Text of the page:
Retail: How technology enables new shopping experiences
It is often said that Europe should look overseas for the best retail experiences. In reality, the vision of many retailers in Europe is to offer every customer the best shopping experience at any touchpoint. A multichannel experience is the new normal, and hybrid sales continue to grow rapidly in comparison to in-store only sales. Consumers don’t simply want to shop for products; they want to seek out a more engaging experience, from finding a local store, to making purchases, to being in-the-know about promotions. Innovative digital solutions for retail need quality of the network, the backbone that supports all the digital tools and services available to customers and employees.
Network Technologies are Revolutionising Retail
In this highly competitive environment, retailers only have a few seconds to attract and retain a purchaser. The quality of experience is essential and must be supported by a network where speed of execution and security are vital. One of the network technologies that is being used by retail is indoor tracking through Wi-Fi.
GPS is the historical technology of geolocated targeting, and the one best mastered by retailers. Many of them are using popular apps (Google Maps, Waze...) and combining these with guidance and contextual advertising. GPS provides global coverage of the territory and does not require any additional investment in terms of infrastructure. However, it does have a weakness: its accuracy. The margin of error is between 10 and 30 meters depending on the quality of the signal. It is therefore difficult to ensure "indoor" geolocation under these conditions, but GPS is undoubtedly the starting point for a good drive-to-store strategy.
A simple and scalable cloud architecture is a powerful advantage for the scope and complexity of a retailers’ vision.
According to Euromonitor, 45% of consumers are in favour of being guided to a specific product by a robot or a digital service. Several technologies are providing retailers with the precision that is needed to track and guide shoppers inside malls and department stores. Technological developments in networks now allow the same potential for accuracy to be achieved by combining Wi-Fi and Bluetooth signals from smartphones, allowing location accuracy to within a meter. The network mesh can be defined virtually and becomes much more flexible for any retailer wishing to modify the layout of its points of sale.
Robust Wi-Fi is also crucial when it comes to effectively demonstrating relevant products, giving them the best chance of impressing customers. The opposite of impressive is when smart products aren’t efficiently operating. Retailers have adopted Juniper Networks’ Mist Cloud Architecture, utilising Juniper Mist Wired Assurance to gain visibility into the connected device experience and streamline any troubleshooting. Problems with devices are immediately and easily solved through the Mist dashboard, allowing sales associates to demonstrate the utility of smart home products and satisfy the pent-up purchases of shoppers.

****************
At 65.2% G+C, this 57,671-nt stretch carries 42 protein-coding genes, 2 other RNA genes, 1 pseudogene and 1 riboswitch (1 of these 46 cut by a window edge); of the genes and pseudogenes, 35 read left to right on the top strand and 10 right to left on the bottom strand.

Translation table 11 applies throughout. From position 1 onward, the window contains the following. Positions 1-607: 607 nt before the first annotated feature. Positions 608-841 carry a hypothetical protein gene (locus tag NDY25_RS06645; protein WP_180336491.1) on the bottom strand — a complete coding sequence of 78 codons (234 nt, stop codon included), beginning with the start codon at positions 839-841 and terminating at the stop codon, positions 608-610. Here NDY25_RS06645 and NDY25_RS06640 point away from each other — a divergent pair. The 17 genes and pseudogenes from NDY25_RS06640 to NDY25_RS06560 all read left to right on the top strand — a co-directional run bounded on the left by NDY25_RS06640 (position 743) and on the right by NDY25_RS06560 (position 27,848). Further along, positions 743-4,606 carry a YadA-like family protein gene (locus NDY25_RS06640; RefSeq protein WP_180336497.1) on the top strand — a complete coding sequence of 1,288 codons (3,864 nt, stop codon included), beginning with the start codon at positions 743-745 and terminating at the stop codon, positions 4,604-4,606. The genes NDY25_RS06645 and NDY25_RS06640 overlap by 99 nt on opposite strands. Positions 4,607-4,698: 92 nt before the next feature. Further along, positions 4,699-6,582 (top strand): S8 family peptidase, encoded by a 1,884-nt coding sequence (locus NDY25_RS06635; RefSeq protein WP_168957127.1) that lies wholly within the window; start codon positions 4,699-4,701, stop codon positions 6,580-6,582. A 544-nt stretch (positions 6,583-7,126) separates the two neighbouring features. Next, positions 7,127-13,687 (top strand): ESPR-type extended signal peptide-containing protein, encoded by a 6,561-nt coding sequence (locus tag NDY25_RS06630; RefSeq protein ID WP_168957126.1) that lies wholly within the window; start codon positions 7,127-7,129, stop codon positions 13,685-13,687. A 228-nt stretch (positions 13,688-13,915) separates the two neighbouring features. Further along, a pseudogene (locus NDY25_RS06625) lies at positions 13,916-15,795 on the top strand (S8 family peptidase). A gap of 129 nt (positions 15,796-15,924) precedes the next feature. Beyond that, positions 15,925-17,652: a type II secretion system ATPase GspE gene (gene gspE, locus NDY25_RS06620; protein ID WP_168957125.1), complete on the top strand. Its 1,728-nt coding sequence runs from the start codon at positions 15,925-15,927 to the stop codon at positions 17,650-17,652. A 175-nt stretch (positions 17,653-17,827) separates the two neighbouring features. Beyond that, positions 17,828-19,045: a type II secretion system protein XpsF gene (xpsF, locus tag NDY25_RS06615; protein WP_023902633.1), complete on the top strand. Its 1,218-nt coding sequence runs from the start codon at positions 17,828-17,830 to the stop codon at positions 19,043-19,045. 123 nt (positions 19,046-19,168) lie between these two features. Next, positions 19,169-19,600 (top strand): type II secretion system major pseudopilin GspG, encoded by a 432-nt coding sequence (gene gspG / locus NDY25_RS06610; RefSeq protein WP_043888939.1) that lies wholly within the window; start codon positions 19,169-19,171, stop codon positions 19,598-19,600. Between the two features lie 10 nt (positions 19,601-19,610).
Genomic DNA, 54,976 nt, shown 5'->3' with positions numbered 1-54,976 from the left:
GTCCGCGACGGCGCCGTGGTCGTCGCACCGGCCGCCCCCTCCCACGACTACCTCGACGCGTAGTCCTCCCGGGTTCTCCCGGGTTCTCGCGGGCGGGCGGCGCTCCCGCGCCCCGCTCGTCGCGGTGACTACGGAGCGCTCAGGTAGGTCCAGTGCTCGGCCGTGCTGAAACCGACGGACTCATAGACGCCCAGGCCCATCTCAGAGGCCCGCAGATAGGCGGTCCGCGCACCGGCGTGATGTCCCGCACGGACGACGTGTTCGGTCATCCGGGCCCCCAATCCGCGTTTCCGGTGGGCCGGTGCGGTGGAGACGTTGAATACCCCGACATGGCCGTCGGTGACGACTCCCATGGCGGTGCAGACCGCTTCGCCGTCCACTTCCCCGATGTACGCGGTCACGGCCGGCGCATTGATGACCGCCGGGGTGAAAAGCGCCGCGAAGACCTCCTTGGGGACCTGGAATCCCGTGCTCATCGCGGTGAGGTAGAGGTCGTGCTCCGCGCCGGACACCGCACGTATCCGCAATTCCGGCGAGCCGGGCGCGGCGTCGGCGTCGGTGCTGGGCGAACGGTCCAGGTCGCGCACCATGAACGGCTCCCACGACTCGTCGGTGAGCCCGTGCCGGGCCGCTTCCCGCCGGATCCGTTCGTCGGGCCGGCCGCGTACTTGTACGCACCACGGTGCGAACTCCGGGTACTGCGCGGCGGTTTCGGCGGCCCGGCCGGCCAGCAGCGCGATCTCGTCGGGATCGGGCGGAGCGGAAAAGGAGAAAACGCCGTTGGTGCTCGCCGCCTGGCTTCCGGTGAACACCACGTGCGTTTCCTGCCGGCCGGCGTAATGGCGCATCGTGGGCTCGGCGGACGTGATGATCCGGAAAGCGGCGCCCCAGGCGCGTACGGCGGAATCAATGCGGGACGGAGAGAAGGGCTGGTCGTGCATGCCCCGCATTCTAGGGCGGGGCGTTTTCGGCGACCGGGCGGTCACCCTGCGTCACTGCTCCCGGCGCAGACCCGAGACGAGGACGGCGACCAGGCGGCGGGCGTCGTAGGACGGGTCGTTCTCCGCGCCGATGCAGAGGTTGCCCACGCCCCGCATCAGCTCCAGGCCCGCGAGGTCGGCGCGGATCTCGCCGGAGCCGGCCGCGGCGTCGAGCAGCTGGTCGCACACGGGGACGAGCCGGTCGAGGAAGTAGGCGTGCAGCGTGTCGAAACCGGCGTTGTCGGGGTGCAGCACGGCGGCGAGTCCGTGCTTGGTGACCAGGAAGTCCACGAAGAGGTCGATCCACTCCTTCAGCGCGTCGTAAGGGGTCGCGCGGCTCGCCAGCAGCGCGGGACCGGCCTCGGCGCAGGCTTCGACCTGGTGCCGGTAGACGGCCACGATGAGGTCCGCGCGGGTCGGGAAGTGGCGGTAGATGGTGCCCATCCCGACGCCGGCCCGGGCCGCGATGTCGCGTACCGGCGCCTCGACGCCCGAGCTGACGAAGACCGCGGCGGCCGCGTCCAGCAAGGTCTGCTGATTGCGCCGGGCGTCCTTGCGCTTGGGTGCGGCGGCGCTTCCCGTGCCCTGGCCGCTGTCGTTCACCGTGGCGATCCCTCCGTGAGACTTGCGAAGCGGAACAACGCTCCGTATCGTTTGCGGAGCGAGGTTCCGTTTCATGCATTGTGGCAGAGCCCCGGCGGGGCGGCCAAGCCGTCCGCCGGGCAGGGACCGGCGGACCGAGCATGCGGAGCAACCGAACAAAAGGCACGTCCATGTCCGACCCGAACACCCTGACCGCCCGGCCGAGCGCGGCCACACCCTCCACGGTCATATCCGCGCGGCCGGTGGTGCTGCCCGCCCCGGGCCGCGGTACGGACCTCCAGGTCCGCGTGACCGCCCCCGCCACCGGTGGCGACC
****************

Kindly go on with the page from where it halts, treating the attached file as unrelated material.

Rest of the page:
From Scan & Go to Augmented Reality: Retailers want to Provide New Shopping Experiences
For all retailers, the quality of the network is prerequisite for creating positive shopping experiences that will attract and retain consumers.
One example is the growing number of ‘Scan & Go’ applications that remove the need to go to the checkout from the shopping experience. The customer can scan the barcode of a product and the application transfers all of the commercial and marketing information to them, while offering payment options. Scan & Go can also be used to improve the operational processes of teams at the point of sale or in the warehouse.
But for a large quantity of items being purchased, Scan & Go via smartphone can be restrictive. Already seen in Amazon GO, the connected shopping cart can also be equipped with detection systems (computer vision or Bluetooth reading). Again, it automatically generates and updates the customer's bill as they add or remove products from the basket. For its part, the retail brand can follow the movement of its shopping carts in real time and deduce valuable behavioural information to optimise its point-of-sale devices.
Augmented reality (AR) also stimulates retailers' creativity. It facilitates the display of contextual data. A connected shopping cart could display on its screen all kind of animations directly interacting with the products and offers located around the customer. It also allows customers to "test" products without having them physically to hand and thus stimulate in-store ordering. AR technologies require the transmission of a large volume of information to consumers' terminals. The slightest failure of connectivity can turn the "wow" effect into a disappointment.
From marketing to sales, including the supply chain, these business departments within retailers are responsible for transforming their organisation and increasing their performance. As a result, sole responsibility for the networks doesn’t lie on the IT departments. Marketing and sales act as the architects of their brands’ future. However, whilst these two entities participate in the same project, they do not always share the same language. As a result, there is often a silo between them that hinders the company's ability to innovate. Therefore, it is essential that the business departments that shape the future of retail can participate in discussions around networking solutions in order to achieve their full potential.